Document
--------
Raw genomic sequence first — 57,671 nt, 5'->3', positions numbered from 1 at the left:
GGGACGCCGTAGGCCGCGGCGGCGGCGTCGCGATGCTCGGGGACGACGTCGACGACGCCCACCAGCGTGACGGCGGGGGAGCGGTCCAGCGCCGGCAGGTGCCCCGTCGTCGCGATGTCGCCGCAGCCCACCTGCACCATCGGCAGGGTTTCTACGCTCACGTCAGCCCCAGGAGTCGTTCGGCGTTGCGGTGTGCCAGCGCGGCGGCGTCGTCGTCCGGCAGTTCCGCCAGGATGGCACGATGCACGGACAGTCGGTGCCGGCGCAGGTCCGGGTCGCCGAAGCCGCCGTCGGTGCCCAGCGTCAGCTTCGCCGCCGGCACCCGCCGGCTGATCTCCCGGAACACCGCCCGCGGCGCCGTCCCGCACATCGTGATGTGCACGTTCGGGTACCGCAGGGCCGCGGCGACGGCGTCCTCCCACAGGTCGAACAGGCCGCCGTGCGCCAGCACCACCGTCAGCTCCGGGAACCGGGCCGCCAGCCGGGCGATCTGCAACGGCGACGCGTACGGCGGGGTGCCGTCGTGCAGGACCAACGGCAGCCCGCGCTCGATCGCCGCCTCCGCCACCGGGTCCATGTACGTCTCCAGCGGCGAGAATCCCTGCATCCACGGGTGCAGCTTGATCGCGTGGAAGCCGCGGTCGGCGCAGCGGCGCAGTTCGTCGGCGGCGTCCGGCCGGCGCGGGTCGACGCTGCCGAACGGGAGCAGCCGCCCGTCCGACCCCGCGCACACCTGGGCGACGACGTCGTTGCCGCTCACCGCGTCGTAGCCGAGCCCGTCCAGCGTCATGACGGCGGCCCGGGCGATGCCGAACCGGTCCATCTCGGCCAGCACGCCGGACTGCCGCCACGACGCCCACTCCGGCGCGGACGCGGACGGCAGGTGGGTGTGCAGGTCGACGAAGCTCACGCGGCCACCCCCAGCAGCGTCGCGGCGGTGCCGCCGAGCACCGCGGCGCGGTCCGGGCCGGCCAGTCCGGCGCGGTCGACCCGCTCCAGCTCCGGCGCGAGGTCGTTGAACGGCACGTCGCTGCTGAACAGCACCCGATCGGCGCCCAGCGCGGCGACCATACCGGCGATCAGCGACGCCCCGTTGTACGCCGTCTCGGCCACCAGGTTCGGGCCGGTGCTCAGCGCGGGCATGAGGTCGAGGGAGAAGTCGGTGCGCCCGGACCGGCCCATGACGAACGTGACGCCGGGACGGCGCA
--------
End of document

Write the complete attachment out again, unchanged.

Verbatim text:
Raw genomic sequence first — 57,671 nt, 5'->3', positions numbered from 1 at the left:
GGGACGCCGTAGGCCGCGGCGGCGGCGTCGCGATGCTCGGGGACGACGTCGACGACGCCCACCAGCGTGACGGCGGGGGAGCGGTCCAGCGCCGGCAGGTGCCCCGTCGTCGCGATGTCGCCGCAGCCCACCTGCACCATCGGCAGGGTTTCTACGCTCACGTCAGCCCCAGGAGTCGTTCGGCGTTGCGGTGTGCCAGCGCGGCGGCGTCGTCGTCCGGCAGTTCCGCCAGGATGGCACGATGCACGGACAGTCGGTGCCGGCGCAGGTCCGGGTCGCCGAAGCCGCCGTCGGTGCCCAGCGTCAGCTTCGCCGCCGGCACCCGCCGGCTGATCTCCCGGAACACCGCCCGCGGCGCCGTCCCGCACATCGTGATGTGCACGTTCGGGTACCGCAGGGCCGCGGCGACGGCGTCCTCCCACAGGTCGAACAGGCCGCCGTGCGCCAGCACCACCGTCAGCTCCGGGAACCGGGCCGCCAGCCGGGCGATCTGCAACGGCGACGCGTACGGCGGGGTGCCGTCGTGCAGGACCAACGGCAGCCCGCGCTCGATCGCCGCCTCCGCCACCGGGTCCATGTACGTCTCCAGCGGCGAGAATCCCTGCATCCACGGGTGCAGCTTGATCGCGTGGAAGCCGCGGTCGGCGCAGCGGCGCAGTTCGTCGGCGGCGTCCGGCCGGCGCGGGTCGACGCTGCCGAACGGGAGCAGCCGCCCGTCCGACCCCGCGCACACCTGGGCGACGACGTCGTTGCCGCTCACCGCGTCGTAGCCGAGCCCGTCCAGCGTCATGACGGCGGCCCGGGCGATGCCGAACCGGTCCATCTCGGCCAGCACGCCGGACTGCCGCCACGACGCCCACTCCGGCGCGGACGCGGACGGCAGGTGGGTGTGCAGGTCGACGAAGCTCACGCGGCCACCCCCAGCAGCGTCGCGGCGGTGCCGCCGAGCACCGCGGCGCGGTCCGGGCCGGCCAGTCCGGCGCGGTCGACCCGCTCCAGCTCCGGCGCGAGGTCGTTGAACGGCACGTCGCTGCTGAACAGCACCCGATCGGCGCCCAGCGCGGCGACCATACCGGCGATCAGCGACGCCCCGTTGTACGCCGTCTCGGCCACCAGGTTCGGGCCGGTGCTCAGCGCGGGCATGAGGTCGAGGGAGAAGTCGGTGCGCCCGGACCGGCCCATGACGAACGTGACGCCGGGACGGCGCA